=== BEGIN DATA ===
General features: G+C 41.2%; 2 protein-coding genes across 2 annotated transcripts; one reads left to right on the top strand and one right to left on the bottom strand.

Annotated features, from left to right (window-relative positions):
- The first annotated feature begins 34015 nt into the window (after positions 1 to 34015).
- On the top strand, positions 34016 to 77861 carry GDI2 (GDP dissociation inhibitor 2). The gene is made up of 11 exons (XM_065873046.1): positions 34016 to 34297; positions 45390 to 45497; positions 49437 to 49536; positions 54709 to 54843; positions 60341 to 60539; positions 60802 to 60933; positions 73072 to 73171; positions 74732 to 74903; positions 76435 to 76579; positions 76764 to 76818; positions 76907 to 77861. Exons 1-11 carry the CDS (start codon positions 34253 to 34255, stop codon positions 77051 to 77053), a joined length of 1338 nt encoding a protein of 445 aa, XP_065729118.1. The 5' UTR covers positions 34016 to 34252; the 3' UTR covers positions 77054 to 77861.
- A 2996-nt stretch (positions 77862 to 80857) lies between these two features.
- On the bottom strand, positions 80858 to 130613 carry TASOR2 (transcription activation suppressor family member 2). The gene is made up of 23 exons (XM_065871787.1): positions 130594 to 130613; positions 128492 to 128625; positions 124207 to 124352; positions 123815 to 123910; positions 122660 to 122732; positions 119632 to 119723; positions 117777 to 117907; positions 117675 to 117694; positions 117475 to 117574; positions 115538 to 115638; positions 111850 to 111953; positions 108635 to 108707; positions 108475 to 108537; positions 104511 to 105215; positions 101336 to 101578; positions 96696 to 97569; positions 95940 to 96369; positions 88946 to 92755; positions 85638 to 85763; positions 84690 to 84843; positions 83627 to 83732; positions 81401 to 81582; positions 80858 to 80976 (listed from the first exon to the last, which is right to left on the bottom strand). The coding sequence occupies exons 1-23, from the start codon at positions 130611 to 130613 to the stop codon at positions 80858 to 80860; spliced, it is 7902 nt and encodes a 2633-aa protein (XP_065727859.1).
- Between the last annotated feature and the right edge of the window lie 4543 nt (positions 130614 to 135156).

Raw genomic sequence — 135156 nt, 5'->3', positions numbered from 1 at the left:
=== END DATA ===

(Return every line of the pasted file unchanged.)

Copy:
General features: G+C 41.2%; 2 protein-coding genes across 2 annotated transcripts; one reads left to right on the top strand and one right to left on the bottom strand.

Annotated features, from left to right (window-relative positions):
- The first annotated feature begins 34015 nt into the window (after positions 1 to 34015).
- On the top strand, positions 34016 to 77861 carry GDI2 (GDP dissociation inhibitor 2). The gene is made up of 11 exons (XM_065873046.1): positions 34016 to 34297; positions 45390 to 45497; positions 49437 to 49536; positions 54709 to 54843; positions 60341 to 60539; positions 60802 to 60933; positions 73072 to 73171; positions 74732 to 74903; positions 76435 to 76579; positions 76764 to 76818; positions 76907 to 77861. Exons 1-11 carry the CDS (start codon positions 34253 to 34255, stop codon positions 77051 to 77053), a joined length of 1338 nt encoding a protein of 445 aa, XP_065729118.1. The 5' UTR covers positions 34016 to 34252; the 3' UTR covers positions 77054 to 77861.
- A 2996-nt stretch (positions 77862 to 80857) lies between these two features.
- On the bottom strand, positions 80858 to 130613 carry TASOR2 (transcription activation suppressor family member 2). The gene is made up of 23 exons (XM_065871787.1): positions 130594 to 130613; positions 128492 to 128625; positions 124207 to 124352; positions 123815 to 123910; positions 122660 to 122732; positions 119632 to 119723; positions 117777 to 117907; positions 117675 to 117694; positions 117475 to 117574; positions 115538 to 115638; positions 111850 to 111953; positions 108635 to 108707; positions 108475 to 108537; positions 104511 to 105215; positions 101336 to 101578; positions 96696 to 97569; positions 95940 to 96369; positions 88946 to 92755; positions 85638 to 85763; positions 84690 to 84843; positions 83627 to 83732; positions 81401 to 81582; positions 80858 to 80976 (listed from the first exon to the last, which is right to left on the bottom strand). The coding sequence occupies exons 1-23, from the start codon at positions 130611 to 130613 to the stop codon at positions 80858 to 80860; spliced, it is 7902 nt and encodes a 2633-aa protein (XP_065727859.1).
- Between the last annotated feature and the right edge of the window lie 4543 nt (positions 130614 to 135156).

Raw genomic sequence — 135156 nt, 5'->3', positions numbered from 1 at the left: